APPLICATION OF STATE LAW TO COMMONWEALTH LIABILITY OF Commonwealth to pay STATE pound fees in respect of horses belonging to Military Authorities: WHETHER FEES ARE TAX: WHETHER COMMONWEALTH BOUND BY STATE LAW: INCONSISTENCY WITH COMMONWEALTH LAW
IMPOUNDING ACT 1898 (NSW): CONSTITUTION ss 109, 114
The Secretary, Prime Minister’s Department, has asked for advice as to whether the Commonwealth is liable to pay pound fees in respect of horses belonging to the Military Authorities in New South Wales.
The Impounding Act 1898 of New South Wales provides for the impounding of animals in certain circumstances, and authorises every poundkeeper to demand and retain for his own use certain fees in respect of all animals impounded.
Section 114 of the Constitution provides that a State shall not impose any tax on property of any kind belonging to the Commonwealth. I feel some doubt, however, as to whether a fee for the release of an animal from a pound can be regarded as a tax.
Section 109 of the Constitution provides that when a law of a State is inconsistent with a law of the Commonwealth, the latter shall prevail, and the former shall, to the extent of the inconsistency, be invalid.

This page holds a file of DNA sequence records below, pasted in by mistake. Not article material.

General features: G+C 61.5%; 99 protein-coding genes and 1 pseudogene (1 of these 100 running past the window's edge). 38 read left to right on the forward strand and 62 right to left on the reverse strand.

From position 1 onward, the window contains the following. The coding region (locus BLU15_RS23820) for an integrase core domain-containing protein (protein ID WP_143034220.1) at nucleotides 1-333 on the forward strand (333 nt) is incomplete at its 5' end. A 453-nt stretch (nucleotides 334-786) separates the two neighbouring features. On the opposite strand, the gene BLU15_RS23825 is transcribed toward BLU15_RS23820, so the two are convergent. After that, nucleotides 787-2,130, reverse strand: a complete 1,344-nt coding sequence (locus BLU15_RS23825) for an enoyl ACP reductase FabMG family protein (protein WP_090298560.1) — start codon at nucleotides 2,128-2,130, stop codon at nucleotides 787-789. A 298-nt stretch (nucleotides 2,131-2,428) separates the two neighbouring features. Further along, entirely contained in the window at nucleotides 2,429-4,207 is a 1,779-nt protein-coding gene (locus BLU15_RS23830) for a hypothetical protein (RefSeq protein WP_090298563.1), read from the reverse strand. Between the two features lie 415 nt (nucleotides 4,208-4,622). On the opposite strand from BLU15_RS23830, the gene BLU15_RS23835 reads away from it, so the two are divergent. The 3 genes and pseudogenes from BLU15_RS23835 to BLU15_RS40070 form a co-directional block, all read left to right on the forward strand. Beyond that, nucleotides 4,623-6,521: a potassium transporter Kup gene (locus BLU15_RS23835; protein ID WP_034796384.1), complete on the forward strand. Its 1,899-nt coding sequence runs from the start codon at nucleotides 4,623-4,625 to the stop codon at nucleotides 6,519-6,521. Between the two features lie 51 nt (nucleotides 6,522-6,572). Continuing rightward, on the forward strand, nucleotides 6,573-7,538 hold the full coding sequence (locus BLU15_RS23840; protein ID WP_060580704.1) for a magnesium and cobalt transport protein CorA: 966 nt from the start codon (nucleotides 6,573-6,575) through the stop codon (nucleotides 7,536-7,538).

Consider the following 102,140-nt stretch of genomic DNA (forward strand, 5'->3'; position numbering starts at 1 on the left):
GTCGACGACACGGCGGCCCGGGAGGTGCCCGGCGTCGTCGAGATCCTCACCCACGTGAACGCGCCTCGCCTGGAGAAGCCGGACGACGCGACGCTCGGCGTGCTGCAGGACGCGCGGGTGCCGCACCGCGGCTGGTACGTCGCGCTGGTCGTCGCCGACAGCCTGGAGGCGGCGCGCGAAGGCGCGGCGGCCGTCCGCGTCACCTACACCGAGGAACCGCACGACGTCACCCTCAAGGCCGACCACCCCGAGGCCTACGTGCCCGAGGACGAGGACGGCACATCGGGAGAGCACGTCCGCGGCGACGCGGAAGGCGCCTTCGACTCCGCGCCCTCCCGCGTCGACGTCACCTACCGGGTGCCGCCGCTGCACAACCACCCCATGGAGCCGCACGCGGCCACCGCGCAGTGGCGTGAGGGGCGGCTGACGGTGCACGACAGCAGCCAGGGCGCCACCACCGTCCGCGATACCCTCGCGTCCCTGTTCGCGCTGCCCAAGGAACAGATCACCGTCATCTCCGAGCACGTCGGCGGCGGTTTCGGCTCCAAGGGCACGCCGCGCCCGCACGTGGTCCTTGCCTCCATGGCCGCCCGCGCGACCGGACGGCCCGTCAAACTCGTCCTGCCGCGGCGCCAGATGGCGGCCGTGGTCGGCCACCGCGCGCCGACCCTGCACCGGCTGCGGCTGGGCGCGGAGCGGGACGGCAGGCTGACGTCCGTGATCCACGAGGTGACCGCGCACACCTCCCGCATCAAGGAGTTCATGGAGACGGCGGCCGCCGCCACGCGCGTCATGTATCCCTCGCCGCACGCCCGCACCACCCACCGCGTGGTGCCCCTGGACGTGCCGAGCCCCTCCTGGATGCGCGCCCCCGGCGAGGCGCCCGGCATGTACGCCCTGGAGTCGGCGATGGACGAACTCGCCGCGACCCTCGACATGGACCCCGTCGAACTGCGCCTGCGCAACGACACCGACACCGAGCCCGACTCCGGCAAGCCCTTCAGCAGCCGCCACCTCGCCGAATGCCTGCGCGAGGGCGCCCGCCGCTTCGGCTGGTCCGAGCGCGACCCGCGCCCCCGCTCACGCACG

The view now accepted by the High Court is that State legislation is applicable to the Commonwealth unless it is inconsistent with Commonwealth legislation. (See Amalgamated Society of Engineers v. Adelaide Steamship Co. 28 C.L.R. 129, and Pirrie v. McFarlane 36 C.L.R. 170).
I know of no Commonwealth legislation which is inconsistent with the provisions of the Impounding Act of New South Wales in regard to pound fees, and I am of opinion, therefore, that the Commonwealth is liable for the payment of pound fees under that Act in respect of horses belonging to the Military Authorities.
In my opinion, however, it would be competent for the Governor-General to make a regulation under the Defence Act extinguishing or limiting the liability of the Commonwealth in respect of these fees.
[Vol. 22, p. 952]